NEW YORK — The fungus found in tainted steroid shots matches the one blamed in the national meningitis outbreak that has killed 20 people, federal health officials said Thursday.
The match confirms the link between the outbreak and the maker of the steroids, New England Compounding Center of Framingham, Mass. Officials previously said they found fungus in more than 50 unopened vials from the company, but needed more tests to determine the kind of fungus.
The specialty pharmacy has been at the center of a federal and state investigation into more than 250 fungal meningitis cases. The death toll rose Thursday to 20.
The victims in the outbreak had all received steroid shots made by the pharmacy, mostly to treat back pain. The company last month recalled three lots of the steroid made since May. It later shut down operations and recalled all the medicines it makes.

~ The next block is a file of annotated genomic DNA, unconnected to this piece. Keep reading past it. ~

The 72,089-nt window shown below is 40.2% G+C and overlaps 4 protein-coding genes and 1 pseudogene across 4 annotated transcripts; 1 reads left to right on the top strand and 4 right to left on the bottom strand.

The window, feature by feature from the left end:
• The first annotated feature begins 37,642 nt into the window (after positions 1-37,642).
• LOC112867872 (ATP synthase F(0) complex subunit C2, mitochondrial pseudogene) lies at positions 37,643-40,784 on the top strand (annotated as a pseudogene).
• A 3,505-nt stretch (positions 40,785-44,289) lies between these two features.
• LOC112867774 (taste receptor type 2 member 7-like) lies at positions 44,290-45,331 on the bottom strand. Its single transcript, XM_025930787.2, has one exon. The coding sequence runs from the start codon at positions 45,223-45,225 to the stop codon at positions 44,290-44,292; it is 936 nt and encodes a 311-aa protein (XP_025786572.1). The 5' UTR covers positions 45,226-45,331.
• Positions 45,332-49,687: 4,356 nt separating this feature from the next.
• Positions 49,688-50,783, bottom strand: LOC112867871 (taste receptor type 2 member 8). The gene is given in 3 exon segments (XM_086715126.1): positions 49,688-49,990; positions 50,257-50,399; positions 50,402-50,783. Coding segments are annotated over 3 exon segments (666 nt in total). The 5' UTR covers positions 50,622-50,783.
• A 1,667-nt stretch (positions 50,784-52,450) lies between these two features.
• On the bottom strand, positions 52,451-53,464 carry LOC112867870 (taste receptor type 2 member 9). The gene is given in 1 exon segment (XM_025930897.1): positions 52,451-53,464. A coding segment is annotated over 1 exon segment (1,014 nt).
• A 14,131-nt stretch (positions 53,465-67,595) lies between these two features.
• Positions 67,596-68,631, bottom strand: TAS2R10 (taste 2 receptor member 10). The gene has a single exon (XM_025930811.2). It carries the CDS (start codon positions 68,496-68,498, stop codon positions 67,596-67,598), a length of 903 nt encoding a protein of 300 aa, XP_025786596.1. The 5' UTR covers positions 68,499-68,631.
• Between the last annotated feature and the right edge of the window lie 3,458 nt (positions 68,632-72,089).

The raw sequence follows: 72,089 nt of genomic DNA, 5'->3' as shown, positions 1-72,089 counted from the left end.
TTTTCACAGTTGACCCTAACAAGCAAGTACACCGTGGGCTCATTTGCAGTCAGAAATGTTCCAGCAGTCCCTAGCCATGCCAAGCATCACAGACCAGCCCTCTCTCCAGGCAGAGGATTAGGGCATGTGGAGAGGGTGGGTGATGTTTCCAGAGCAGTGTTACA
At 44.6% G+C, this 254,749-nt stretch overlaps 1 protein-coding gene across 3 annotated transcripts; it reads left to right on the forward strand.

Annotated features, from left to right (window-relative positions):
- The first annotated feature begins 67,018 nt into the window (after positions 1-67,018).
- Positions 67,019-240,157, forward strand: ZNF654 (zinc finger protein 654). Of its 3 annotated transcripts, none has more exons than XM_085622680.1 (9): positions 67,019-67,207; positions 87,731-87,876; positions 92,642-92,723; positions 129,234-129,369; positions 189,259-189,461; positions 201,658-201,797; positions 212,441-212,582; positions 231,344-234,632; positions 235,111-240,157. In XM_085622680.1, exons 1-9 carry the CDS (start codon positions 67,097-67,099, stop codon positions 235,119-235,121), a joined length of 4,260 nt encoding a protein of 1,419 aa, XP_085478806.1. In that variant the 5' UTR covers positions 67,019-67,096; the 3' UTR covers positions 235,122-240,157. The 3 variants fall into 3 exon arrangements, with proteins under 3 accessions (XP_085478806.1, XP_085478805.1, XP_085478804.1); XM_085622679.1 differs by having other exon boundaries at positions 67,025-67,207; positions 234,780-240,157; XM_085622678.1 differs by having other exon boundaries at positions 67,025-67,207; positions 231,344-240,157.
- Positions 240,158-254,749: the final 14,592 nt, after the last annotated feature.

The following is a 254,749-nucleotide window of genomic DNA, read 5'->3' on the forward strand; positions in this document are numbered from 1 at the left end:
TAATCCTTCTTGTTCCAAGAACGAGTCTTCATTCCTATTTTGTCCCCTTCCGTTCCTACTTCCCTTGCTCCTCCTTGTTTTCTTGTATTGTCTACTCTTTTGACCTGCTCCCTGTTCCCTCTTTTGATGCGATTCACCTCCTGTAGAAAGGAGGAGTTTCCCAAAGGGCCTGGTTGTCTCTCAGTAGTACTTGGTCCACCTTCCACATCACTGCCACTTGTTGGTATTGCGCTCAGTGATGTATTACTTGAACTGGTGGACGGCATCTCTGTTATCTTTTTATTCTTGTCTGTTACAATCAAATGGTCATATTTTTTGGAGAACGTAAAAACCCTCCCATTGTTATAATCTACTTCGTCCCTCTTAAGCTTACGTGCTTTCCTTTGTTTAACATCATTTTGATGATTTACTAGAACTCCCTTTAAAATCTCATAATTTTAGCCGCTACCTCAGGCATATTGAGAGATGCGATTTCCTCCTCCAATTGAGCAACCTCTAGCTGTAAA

The fungus was found in one steroid batch made in August, according to the Food and Drug Administration and the Centers for Disease Control and Prevention. CDC has said all the illnesses so far had been tied to one lot.
The initial recall involved about 17,700 single-dose vials of the steroid sent to clinics in 23 states. As many as 14,000 people got shots from the three lots. The FDA and CDC said Thursday that tests were continuing on the other two batches.
A spokesman for the pharmacy said a statement was being prepared.
The fungus in the vials — Exserohilum rostratum — is the same as that found in at least 40 people sickened with fungal meningitis, said the CDC’s Mary Brandt, whose lab did the testing.
“We were able to link the organism in these vials to the organism in the patients,” she said.
The FDA-CDC announcement did not say how many tested vials had that kind of fungus.
Exserohilum is common in dirt and grasses, but it rarely causes illness and has never before been identified as a cause of meningitis, CDC officials have said.